1. I would like to say that I think each of you bring up valid points regarding pessimism and optimism. But as Delma stated, for individuals who are riddled with anxiety, adopting and maintaining an optimistic outlook is not always feasible. Many of us have knowledge of the myriad of positive effects that result from having an optimistic outlook, but for those who are prone to anxiety, whether it’s situational anxiety or a full blown anxiety disorder, defensive pessimism can offer them the positive effects that come so easily to an optimist. Like Delma stated, quality of life is subjective, and what an optimist may view as an increase in quality of life – such as a large raise at work, a pessimist’s idea of an increased quality of life may be much different – being able to leave the house for a day of shopping without fearing that a dozen things may go wrong. In their article, appropriately titled: “Defensive pessimism: Harnessing anxiety as motivation,” Norem and Cantor explain that defensive pessimism, which is a strategy that the user enacts in an insecure situation in which they set very low expectations in an effort to control their anxiety level so that the anxiety does not infringe upon their performance in the situation (Norem & Cantor, 1986). Since high levels of anxiety can affect performance levels, and often individuals are unable to control their anxiety, this strategy of defensive pessimism helps them to reduce their anxiety before they begin their task. Without a strategy such as this at their disposal, anxious individuals run the risk of failing at the task at hand. In this article Norem and Cantor state that individuals with high levels of anxiety that do not employ the use of this strategy, have been known to use their anxiety as a self-handicapping strategy as an excuse for poor performance (Norem & Cantor). Utilizing this strategy when faced with situations that typically raise the anxiety level of already anxious person will enable the individual to use their anxiety as a form of motivation to succeed at the task at hand. And though these expectations are much lower than necessary, they enable the individual to succeed at the task, which helps to alleviate some of the anxiety. When they do not succeed at the task, they are better able to cope with the lowered amount of anxiety it has caused. And contrary to what has been stated in the blog, according to Norem and Cantor, these expectations do not become self-fulfilling prophecies (Norem & Cantor, 1986). As these individuals put together aspects of a situation and set low expectations around the situation, they are able to use their anxiety in constructive ways, rather than becoming weaken or hindered by it (Norem & Cantor, 1986).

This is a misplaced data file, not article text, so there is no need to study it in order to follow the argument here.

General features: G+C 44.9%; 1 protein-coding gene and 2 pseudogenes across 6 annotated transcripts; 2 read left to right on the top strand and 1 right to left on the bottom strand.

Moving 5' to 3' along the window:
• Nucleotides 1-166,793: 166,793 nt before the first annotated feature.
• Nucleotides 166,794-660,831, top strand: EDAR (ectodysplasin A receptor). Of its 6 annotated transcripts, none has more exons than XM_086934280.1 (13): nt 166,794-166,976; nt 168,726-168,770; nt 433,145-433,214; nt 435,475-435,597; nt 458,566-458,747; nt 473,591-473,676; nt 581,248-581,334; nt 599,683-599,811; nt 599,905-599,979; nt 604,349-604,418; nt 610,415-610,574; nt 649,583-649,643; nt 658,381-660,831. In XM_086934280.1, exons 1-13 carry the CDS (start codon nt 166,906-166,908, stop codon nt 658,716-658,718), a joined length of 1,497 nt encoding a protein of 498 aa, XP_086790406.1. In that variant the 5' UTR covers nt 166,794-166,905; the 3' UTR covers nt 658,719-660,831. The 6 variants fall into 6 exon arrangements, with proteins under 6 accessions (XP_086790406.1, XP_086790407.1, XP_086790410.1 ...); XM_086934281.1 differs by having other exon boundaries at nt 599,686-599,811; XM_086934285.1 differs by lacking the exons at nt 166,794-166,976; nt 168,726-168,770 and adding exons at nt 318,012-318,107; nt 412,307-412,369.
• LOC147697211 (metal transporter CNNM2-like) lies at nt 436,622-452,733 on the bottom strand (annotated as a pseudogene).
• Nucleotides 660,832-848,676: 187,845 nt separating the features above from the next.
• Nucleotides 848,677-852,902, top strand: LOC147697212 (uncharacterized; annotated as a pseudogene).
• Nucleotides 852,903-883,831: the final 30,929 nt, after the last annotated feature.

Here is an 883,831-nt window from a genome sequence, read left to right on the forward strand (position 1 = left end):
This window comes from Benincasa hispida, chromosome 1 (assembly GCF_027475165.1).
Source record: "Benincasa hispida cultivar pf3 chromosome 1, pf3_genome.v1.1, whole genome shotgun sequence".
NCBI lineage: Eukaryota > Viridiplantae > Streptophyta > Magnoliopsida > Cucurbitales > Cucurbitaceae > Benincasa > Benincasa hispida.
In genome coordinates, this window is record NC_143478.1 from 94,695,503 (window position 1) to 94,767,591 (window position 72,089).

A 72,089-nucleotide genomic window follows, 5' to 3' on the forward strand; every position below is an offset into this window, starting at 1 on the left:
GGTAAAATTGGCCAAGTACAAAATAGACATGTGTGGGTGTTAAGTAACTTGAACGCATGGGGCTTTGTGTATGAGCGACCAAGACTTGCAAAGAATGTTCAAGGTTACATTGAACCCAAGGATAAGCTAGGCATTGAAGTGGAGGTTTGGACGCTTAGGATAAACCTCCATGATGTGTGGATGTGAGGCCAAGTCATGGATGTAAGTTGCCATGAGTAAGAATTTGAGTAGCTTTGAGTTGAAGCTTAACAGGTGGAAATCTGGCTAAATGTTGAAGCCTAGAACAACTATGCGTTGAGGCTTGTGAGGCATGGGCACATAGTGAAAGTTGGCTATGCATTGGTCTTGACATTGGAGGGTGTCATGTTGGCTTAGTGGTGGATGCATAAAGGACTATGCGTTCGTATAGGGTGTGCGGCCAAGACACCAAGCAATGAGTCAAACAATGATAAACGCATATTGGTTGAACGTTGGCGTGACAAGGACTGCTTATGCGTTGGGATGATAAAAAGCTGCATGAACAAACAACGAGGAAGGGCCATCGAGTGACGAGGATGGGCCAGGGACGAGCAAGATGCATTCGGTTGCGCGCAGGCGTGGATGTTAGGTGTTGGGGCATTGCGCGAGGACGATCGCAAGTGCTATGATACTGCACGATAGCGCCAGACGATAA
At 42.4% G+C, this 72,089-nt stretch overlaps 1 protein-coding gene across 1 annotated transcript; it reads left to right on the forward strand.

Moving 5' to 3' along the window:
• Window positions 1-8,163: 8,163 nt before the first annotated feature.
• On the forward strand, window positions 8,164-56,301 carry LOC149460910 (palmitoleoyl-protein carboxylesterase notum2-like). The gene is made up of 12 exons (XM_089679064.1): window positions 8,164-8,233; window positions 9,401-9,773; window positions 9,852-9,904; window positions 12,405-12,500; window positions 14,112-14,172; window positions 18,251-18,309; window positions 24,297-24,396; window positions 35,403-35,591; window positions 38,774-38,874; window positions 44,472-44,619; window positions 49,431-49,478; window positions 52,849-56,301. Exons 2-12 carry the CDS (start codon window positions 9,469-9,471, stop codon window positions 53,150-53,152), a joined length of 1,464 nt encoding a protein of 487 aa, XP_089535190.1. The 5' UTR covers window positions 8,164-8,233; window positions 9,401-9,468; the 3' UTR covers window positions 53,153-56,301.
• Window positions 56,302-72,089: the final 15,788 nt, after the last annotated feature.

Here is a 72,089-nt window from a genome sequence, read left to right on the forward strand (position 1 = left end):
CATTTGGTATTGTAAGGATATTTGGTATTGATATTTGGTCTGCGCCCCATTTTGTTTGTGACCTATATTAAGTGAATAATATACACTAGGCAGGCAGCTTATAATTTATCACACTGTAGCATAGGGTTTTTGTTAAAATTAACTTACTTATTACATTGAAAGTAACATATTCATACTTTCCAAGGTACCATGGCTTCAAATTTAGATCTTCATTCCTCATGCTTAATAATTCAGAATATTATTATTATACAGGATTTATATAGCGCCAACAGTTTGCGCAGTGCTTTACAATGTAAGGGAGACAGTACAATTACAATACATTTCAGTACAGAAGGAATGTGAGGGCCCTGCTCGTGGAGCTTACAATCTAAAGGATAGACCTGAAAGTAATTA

Norem, J. K., & Cantor, N. (1986). Defensive pessimism: Harnessing anxiety as motivation. Journal of Personality and Social Psychology, 51, 1208-1217. doi:

  2. Delma Mae Wilt

    In response to Melody: Being able to think on the positive side is great but it is not possible for some people, especially those with anxiety. As previously mentioned, although defensive pessimism is not something that is right for everyone, it has proven to be an effective strategic tool used by people with anxiety (Norem, 2007). Trying to convince someone with anxiety to look at things in a better light, or not to worry, was shown to be ineffective (Norem, 2007). I think each individual has their own idea of what “quality of life” means, and if using defensive pessimism makes a person feel better, makes them feel more confident, and lessens their anxiety, then it is a strategy that can be and should be used effectively. Being able to use a strategy like defensive pessimism is being able to take control over a situation, instead of just assuming that it will turn out badly no matter what.

    Defensive pessimists can and do live their lives with good health and are also capable of having perfectly normal relationships and holding jobs in which they excel. As a defensive pessimist, I speak from experience. I have a good job, I am about to graduate with a psychology degree, I have three wonderful children that are intelligent and happy, I am in a happy relationship, and I have a wonderful relationship with my friends. However, there are times that I use defensive pessimism to make myself feel better, for instance during times that I have to do something that I have never done before, or travel somewhere that I have never been. I prepare for every scenario that I can think of, and I feel better. I do not have a negative outlook on life, but I know things can happen that are not expected, and I plan to be prepared as much as possible. This eases my anxiety and allows me to complete the task successfully, without experiencing the concept of a self-fulfilling prophecy. I am afraid of heights and would never think of getting on an airplane. However, if for some reason I ever did get on one, I would be thinking about the things that could go wrong because heights and flying are my phobias. Give me my parachute and I will at least feel a little better. That is the goal of defensive pessimism.